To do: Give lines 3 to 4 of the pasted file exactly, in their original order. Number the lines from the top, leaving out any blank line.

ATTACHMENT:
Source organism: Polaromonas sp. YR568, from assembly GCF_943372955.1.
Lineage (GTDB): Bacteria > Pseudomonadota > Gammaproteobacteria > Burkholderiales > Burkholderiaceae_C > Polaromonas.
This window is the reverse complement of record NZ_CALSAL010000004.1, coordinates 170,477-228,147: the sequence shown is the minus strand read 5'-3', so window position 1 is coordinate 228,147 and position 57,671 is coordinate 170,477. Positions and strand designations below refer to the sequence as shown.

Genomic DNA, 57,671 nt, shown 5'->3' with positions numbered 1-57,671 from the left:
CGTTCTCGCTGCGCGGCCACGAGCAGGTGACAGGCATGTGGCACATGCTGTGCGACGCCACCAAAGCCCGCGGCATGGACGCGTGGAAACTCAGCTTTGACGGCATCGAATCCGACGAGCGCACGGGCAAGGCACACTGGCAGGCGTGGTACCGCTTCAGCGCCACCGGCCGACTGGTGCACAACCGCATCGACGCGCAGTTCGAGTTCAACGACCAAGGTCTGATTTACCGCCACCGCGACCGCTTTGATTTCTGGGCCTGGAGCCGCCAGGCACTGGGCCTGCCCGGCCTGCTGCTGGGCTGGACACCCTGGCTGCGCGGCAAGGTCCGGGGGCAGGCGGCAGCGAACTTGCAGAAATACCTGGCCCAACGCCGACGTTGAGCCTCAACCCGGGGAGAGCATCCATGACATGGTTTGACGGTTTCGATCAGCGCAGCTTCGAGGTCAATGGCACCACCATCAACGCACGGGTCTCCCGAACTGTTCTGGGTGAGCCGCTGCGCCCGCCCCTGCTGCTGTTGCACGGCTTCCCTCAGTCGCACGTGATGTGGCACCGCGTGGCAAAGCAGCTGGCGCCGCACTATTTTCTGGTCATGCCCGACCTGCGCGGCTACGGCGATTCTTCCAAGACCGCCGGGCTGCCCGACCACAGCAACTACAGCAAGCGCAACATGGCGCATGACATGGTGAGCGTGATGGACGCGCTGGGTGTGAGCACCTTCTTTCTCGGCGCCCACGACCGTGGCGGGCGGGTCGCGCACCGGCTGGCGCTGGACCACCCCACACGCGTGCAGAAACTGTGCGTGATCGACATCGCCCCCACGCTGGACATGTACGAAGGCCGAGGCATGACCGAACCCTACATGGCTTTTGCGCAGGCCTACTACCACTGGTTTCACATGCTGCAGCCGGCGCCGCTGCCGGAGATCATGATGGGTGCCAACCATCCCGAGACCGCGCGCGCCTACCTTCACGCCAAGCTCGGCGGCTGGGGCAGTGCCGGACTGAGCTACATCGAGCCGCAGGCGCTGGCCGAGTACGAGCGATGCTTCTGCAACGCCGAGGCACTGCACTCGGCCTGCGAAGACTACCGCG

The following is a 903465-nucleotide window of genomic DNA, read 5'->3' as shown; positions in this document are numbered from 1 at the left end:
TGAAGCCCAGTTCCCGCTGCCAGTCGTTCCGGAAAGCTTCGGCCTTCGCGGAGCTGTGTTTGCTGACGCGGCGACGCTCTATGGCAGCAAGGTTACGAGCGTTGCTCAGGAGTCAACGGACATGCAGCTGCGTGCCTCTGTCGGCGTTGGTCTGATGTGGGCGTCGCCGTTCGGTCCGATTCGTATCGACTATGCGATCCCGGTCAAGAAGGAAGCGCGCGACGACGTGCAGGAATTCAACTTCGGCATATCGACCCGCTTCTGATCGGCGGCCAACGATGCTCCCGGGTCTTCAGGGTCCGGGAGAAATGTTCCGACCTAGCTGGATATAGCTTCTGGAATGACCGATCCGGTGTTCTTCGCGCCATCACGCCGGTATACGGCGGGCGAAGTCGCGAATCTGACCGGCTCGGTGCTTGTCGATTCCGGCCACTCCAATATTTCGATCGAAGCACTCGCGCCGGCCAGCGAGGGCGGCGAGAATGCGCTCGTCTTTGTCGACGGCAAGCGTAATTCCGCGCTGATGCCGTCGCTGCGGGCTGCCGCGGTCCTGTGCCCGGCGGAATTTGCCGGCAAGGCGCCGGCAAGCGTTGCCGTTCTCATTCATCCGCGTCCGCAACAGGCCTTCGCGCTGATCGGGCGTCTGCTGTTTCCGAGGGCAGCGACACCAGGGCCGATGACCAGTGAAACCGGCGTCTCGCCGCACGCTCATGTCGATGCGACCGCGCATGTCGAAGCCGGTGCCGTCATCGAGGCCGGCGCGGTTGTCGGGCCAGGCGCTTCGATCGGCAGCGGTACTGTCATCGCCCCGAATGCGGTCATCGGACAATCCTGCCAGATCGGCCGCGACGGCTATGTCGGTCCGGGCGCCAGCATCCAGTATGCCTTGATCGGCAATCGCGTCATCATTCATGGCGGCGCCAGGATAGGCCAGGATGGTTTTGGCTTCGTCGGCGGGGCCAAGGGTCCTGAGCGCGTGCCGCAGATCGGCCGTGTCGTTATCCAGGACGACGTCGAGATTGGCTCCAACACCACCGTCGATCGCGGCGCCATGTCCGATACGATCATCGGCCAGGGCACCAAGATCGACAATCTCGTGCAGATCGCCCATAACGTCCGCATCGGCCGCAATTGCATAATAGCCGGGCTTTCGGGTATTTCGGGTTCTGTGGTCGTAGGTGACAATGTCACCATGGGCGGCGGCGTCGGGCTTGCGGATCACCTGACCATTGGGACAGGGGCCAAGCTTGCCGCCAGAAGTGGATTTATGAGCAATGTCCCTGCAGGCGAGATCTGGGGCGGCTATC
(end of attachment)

This window is the reverse complement of record NZ_CALSAL010000004.1, coordinates 170,477-228,147: the sequence shown is the minus strand read 5'-3', so window position 1 is coordinate 228,147 and position 57,671 is coordinate 170,477. Positions and strand designations below refer to the sequence as shown.

Genomic DNA, 57,671 nt, shown 5'->3' with positions numbered 1-57,671 from the left: